Maintaining good dental health is a challenge for all of us but it can be especially challenging for women. Women’s bodies have major changes that occur throughout life including monthly cycles and pregnancy. These changes are due to changes in hormones. As you may know, hormones can be responsible for dramatic shifts in our bodies chemistry.

Recent studies have shown an increased risk for periodontal disease in women due to hormonal changes. Fluctuations in female hormones seem to be the main risk factor. For women, this means it effects them over the course of their entire lives. Female sex hormone changes occur at puberty, menstruation, during pregnancy, and throughout menopause. The study found that as female sex hormones fluctuate throughout a woman’s life they can change conditions in the mouth that allow bacteria to grow and enter the bloodstream. This development can and usually does intensify certain health issues like bone loss in the body and especially the mouth.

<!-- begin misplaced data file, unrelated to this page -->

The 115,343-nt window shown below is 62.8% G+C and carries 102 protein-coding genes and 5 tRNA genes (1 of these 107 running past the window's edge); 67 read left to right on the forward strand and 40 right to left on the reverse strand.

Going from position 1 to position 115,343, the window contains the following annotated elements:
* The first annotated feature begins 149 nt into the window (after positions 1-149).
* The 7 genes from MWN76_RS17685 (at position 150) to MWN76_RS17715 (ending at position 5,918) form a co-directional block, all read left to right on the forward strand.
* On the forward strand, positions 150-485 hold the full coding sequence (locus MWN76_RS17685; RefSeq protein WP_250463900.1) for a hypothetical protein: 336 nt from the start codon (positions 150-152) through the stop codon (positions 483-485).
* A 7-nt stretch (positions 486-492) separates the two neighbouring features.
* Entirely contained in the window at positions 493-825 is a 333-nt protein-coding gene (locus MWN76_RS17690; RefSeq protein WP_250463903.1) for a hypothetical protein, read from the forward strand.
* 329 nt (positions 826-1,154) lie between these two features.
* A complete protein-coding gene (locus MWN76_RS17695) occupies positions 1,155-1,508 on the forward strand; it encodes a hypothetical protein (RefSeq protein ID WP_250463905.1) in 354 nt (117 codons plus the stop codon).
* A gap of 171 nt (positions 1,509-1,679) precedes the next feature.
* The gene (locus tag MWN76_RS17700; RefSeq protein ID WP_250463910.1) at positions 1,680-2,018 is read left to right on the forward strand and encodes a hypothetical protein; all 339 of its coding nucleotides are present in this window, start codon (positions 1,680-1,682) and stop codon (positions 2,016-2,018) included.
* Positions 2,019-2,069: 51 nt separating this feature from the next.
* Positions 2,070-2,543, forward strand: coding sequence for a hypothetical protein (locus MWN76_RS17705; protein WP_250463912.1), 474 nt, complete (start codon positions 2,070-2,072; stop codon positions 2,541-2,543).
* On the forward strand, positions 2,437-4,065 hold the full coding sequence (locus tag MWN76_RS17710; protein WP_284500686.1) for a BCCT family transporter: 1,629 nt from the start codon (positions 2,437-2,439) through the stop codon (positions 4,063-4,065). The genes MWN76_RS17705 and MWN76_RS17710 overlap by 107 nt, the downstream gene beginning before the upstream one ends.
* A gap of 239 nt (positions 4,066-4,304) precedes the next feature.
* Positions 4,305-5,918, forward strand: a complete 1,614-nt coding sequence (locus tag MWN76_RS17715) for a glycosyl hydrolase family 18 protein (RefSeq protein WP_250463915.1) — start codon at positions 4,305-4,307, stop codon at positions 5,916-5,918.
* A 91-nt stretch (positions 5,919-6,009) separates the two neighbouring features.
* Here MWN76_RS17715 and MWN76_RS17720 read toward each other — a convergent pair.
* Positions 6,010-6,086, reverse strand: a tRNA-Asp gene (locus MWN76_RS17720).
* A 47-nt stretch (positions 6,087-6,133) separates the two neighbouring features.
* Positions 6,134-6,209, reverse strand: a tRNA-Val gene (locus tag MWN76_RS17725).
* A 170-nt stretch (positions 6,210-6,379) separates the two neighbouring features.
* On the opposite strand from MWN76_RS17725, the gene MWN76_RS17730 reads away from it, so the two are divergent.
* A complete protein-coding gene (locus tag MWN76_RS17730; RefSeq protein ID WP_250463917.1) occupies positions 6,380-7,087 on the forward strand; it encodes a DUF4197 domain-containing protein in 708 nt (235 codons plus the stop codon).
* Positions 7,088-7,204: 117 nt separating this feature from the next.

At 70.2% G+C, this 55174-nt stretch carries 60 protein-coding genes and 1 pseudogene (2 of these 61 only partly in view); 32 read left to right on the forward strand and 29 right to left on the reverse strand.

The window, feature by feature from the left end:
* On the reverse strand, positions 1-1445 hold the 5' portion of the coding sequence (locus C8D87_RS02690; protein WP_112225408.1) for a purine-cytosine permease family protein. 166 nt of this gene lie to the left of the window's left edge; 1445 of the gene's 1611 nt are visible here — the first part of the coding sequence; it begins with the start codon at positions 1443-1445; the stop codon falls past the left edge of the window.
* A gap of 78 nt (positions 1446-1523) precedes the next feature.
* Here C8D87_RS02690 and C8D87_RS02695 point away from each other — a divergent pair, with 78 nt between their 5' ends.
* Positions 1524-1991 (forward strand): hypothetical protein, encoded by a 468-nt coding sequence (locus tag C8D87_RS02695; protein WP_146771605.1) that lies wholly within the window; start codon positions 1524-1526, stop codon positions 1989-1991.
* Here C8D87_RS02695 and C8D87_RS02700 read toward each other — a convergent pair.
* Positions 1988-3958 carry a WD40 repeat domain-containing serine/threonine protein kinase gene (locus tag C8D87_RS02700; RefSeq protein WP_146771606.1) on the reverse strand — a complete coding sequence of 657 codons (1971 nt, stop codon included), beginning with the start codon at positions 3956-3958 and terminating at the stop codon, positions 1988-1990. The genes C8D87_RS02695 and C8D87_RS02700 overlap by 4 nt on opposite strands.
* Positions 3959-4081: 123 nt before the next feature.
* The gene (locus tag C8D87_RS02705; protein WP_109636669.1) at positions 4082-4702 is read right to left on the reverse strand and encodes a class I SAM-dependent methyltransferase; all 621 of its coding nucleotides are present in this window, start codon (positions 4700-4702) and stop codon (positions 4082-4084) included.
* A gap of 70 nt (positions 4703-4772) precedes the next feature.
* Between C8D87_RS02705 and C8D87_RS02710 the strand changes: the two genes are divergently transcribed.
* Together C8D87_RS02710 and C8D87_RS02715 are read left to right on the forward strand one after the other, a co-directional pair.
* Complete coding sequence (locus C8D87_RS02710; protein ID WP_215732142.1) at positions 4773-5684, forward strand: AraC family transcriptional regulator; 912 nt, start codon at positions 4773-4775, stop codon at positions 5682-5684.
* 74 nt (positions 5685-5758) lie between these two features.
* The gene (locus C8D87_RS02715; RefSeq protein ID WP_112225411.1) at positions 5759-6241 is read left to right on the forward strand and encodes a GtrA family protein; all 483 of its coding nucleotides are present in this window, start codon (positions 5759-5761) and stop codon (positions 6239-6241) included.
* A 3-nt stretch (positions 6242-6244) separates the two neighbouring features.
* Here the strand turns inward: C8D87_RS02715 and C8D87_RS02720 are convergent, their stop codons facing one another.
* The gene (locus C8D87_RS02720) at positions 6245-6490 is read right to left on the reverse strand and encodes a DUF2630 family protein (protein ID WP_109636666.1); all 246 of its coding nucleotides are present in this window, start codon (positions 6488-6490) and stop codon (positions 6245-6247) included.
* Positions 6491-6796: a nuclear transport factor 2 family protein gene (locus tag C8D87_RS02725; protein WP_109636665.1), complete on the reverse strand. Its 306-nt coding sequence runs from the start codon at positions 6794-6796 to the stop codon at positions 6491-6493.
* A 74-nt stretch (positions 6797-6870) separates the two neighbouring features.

Female Changes Through Life

Below you will find a list of some of the major hormonal events that a female must deal with that can affect her dental health as well as her overall health.

-Menstrual Cycle. Is the regular natural changes that occurs in the uterus and ovaries that make pregnancy possible. The menstrual cycle is required for the production of eggs, and for the preparation of the uterus for a possible pregnancy. About 80% of women report having some symptoms during the one to two weeks prior to menstruation. Common symptoms include acne, tender breasts, bloating, feeling tired, irritability, and mood changes. These changes can also include increased inflammation of gum tissues and sensitivity to your gums. Maintaining dental hygiene is even more important during the menstrual cycle changes to keep symptoms to a minimum.

There may also be an increase in the development of canker sores and blisters at this time. It is probably a good idea to watch these sores and ensure they go away in a  timely manner. If the sores become inflamed or linger for longer than 5-7 days it is best to see your dentist as soon as possible.